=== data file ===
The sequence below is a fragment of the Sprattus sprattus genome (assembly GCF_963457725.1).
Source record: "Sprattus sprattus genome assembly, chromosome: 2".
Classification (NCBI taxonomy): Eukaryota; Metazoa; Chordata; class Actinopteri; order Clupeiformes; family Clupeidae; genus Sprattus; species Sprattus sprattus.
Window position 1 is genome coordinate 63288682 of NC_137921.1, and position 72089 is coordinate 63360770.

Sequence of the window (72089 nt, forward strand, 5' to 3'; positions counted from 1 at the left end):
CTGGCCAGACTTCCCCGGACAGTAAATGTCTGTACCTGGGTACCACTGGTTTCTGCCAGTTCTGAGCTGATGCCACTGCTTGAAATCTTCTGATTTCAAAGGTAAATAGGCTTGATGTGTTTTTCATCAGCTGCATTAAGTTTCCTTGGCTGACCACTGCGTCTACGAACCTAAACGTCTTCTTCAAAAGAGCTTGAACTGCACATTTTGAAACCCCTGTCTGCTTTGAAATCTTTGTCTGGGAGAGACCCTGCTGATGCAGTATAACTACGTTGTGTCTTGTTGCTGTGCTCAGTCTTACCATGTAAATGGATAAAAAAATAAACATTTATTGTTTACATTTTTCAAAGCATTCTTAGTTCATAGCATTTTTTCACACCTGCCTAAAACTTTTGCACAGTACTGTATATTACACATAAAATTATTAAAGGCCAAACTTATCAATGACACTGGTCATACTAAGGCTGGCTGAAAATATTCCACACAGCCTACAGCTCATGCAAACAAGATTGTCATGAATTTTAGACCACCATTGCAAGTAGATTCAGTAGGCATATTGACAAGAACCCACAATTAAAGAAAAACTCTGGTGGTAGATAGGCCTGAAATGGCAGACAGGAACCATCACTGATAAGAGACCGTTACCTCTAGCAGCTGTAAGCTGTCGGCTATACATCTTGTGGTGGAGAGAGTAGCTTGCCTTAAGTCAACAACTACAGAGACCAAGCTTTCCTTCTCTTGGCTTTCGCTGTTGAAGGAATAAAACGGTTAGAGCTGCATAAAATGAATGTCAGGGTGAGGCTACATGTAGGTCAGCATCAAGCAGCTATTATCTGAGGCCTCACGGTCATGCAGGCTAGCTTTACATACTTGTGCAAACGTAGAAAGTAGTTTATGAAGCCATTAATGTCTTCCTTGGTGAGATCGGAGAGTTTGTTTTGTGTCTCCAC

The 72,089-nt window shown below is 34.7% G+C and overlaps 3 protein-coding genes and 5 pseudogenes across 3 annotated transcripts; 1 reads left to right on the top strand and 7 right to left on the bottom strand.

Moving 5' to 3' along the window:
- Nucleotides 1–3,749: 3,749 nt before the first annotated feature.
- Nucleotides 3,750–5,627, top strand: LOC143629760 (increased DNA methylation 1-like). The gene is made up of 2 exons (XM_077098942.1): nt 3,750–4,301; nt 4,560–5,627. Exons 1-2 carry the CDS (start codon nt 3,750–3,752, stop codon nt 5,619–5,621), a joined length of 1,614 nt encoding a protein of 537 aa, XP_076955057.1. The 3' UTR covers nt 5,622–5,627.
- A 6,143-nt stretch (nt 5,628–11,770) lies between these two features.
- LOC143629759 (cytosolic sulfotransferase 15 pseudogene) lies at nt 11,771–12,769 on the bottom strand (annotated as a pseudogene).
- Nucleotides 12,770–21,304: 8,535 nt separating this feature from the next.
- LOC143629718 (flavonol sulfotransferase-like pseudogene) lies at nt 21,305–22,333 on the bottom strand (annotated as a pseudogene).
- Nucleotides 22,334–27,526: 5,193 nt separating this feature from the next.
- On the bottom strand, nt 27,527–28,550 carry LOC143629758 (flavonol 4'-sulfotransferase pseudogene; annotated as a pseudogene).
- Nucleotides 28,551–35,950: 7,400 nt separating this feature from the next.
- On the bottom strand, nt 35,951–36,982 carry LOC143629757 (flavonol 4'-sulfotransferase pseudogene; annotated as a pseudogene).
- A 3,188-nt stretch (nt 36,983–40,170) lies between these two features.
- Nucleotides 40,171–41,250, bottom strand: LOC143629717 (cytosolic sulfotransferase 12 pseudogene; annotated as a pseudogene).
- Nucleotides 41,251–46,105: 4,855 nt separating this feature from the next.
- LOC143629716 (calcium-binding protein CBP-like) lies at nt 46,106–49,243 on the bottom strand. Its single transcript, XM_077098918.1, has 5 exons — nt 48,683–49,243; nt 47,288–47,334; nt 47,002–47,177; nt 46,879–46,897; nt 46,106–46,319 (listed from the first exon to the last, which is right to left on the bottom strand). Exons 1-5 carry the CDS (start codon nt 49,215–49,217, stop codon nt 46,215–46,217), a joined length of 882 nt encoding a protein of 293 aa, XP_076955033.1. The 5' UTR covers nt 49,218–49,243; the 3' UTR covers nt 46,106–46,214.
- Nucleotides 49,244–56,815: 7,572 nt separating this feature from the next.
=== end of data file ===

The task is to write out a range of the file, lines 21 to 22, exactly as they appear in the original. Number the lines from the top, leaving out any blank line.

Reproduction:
- Nucleotides 41,251–46,105: 4,855 nt separating this feature from the next.
- LOC143629716 (calcium-binding protein CBP-like) lies at nt 46,106–49,243 on the bottom strand. Its single transcript, XM_077098918.1, has 5 exons — nt 48,683–49,243; nt 47,288–47,334; nt 47,002–47,177; nt 46,879–46,897; nt 46,106–46,319 (listed from the first exon to the last, which is right to left on the bottom strand). Exons 1-5 carry the CDS (start codon nt 49,215–49,217, stop codon nt 46,215–46,217), a joined length of 882 nt encoding a protein of 293 aa, XP_076955033.1. The 5' UTR covers nt 49,218–49,243; the 3' UTR covers nt 46,106–46,214.